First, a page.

/// 5 Reasons Apple Can’t Disrupt TV–And One Crazy Way It Could
Everyone has something to say about Apple, especially about the prospects for what could be its next big thing:
In a recent magazine story, I laid out the prospects for what some people are calling the iTV, as well as the considerable challenges Apple faces in bringing it to market. I couldn’t include all the insights from smart people in tech and media, so today and in coming days, I’ll share some of their thoughts to shed a little more light on what Apple can and can’t do in television.
Dave Morgan has particular insight into the challenges Apple has in taking on such an established industry. As CEO of Simulmedia, a data-driven ad network for television, he works with the television powers-that-be who are trying to make sure Apple doesn’t do a number on their business like it did on the music business.
Morgan thinks it’s inevitable that Apple will make a television–eventually. Just not all that soon, at least not in a way that will set it apart from other TV makers. “Clearly, Apple’s thing isn’t just to make money on the hardware,” he says. “It sells the bundle–including content,” like music on the iPod.
And it hasn’t been able to do that with the TV industry. He lays out five reasons why:
* Both the creators of the TV shows and the pay-TV players that distribute them are still very healthy businesses, unlike the music industry was. “They don’t need to take a risk on a new business,” Morgan says.
* TV shows and movies aren’t as likely to be completely disrupted as music. That’s mainly because a very small number of players owns the content and distribution, but also because the files are huge enough that piracy is less of a threat. Of course, you can find all or pieces of many TV shows on YouTube (at least until they get kicked off), or on pirate sites (where they still take a long time to download, perhaps along with a virus). But in any case, Morgan says, “the fear of piracy is less of an issue to TV folks.”
* The people who run the TV business are a whole lot smarter than the people in music. They may run an oligopoly, but they also compete like crazy, he says. (Or perhaps they just had the benefit of watching the music guys blow it and avoid doing what they did.)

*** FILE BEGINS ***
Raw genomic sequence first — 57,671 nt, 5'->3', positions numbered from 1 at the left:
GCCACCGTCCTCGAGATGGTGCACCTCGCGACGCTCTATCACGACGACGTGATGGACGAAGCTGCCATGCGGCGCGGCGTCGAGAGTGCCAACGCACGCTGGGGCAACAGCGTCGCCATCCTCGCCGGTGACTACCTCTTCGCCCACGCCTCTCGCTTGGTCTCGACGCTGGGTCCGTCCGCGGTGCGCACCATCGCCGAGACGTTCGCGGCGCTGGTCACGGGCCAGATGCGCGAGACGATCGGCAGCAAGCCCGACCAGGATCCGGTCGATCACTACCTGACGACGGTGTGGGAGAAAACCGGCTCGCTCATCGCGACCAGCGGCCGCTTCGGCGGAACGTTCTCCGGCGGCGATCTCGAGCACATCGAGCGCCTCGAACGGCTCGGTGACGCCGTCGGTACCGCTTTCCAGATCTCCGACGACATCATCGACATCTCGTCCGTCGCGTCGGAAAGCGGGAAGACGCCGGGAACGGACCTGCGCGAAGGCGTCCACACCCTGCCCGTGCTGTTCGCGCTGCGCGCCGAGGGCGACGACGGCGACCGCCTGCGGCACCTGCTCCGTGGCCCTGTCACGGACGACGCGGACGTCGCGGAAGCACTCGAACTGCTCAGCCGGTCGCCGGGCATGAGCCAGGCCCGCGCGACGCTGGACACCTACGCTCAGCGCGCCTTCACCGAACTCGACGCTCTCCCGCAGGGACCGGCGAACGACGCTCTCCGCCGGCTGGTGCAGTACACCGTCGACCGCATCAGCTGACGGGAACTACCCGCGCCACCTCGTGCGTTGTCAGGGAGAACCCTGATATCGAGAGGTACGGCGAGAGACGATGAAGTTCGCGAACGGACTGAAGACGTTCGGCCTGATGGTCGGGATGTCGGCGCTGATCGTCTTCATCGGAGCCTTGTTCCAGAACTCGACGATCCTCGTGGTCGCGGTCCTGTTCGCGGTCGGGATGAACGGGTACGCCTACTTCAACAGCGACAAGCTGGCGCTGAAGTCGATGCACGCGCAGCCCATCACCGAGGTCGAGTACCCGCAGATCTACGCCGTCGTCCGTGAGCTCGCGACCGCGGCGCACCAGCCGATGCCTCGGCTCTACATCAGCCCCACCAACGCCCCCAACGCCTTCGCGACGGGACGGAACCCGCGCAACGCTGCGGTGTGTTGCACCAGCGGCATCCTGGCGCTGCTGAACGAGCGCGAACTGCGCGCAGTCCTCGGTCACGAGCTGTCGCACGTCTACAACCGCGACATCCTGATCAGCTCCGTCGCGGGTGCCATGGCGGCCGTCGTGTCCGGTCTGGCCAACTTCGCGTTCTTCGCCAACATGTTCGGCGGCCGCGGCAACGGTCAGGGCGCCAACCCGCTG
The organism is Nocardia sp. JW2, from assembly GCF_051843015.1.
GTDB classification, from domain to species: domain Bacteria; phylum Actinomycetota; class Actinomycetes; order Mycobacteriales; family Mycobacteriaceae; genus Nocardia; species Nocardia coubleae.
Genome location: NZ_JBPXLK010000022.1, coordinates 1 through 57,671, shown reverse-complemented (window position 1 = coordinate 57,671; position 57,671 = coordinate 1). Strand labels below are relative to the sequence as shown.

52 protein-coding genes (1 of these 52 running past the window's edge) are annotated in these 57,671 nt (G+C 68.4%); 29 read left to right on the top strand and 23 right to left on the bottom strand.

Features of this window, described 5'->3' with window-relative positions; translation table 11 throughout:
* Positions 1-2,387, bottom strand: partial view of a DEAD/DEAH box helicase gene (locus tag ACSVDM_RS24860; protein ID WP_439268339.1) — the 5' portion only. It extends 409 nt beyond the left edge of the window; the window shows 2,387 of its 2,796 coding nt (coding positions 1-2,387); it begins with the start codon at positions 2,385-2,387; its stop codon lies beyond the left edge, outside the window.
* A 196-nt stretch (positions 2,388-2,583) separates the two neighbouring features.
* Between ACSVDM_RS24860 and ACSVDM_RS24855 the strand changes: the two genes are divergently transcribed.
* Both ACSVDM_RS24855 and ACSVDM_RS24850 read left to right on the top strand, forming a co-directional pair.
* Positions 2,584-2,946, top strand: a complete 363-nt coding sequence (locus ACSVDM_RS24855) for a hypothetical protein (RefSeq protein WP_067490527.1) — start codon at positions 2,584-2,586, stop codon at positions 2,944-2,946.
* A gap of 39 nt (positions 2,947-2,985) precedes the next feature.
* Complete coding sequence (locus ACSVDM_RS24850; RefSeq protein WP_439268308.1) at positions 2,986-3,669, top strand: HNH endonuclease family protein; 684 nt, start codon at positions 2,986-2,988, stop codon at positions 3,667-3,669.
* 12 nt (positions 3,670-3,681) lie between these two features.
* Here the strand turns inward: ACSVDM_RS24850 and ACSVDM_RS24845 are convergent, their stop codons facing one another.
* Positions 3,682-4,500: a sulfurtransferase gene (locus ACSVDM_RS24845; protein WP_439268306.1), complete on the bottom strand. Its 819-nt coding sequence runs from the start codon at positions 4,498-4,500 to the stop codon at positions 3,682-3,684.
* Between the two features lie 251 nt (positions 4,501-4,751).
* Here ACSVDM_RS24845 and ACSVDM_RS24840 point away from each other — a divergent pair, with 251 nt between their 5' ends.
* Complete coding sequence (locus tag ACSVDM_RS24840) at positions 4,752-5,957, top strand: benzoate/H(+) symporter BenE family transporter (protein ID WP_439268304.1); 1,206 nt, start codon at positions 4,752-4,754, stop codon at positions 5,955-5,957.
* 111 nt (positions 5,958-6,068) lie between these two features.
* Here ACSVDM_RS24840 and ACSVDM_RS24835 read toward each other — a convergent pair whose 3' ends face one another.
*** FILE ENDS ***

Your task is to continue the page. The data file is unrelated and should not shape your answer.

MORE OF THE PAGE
* TV companies actually are more willing to experiment with new services. They’ve done deals, even if reluctantly at times, with Netflix. They created Hulu, even if they can’t bring themselves to fulfill its potential. You can get HBO on your smartphone (if you’re a subscriber). So the frustration level with TV show availability isn’t as high with most people as it was with music.
But Morgan points out that the TV guys retain a lot of leverage over those services. They wouldn’t have the same leverage over Apple as a partner, Morgan reckons. “That’s why they won’t work with Apple,” he says. “They’re not going to invite the fox into the henhouse.”
* The cable companies have mostly seven- to 10-year deals with TV studios for their shows, and most of those deals are still young. Even if Apple were inclined to spend billions a year for those shows, contracts make it difficult to impossible.
But Morgan thinks Apple could bust into the elite club–and this is where the crazy idea comes in. He thinks Apple could buy a big producer of TV shows and movies. He suggests that it would take a third (by now, actually, a little more than that) of Apple’s $137 billion cash hoard to buy Time Warner. CEO Jeff Bewkes, Morgan adds, is the “anti-mogul,” willing to do any deal that works for Time Warner’s finances. “Then, Apple’s got a seat in the cabal,” he says. “If you’re going into the TV business, you go in big.”
To his credit, Morgan thinks this won’t actually happen, at least not soon. So, he concludes, “Apple has no choice but to wait it out” for a deal that would make its TV set as compelling as the iPod or the iPhone.
As a result, Morgan says, another company could actually beat Amazon into the living room: Amazon.com. “Amazon’s the one to watch,” he says, because it could help fund the move with its e-commerce business–or even ads, which it’s starting to build into a real business. Apple has neither of those to make its TV more appealing, or lucrative.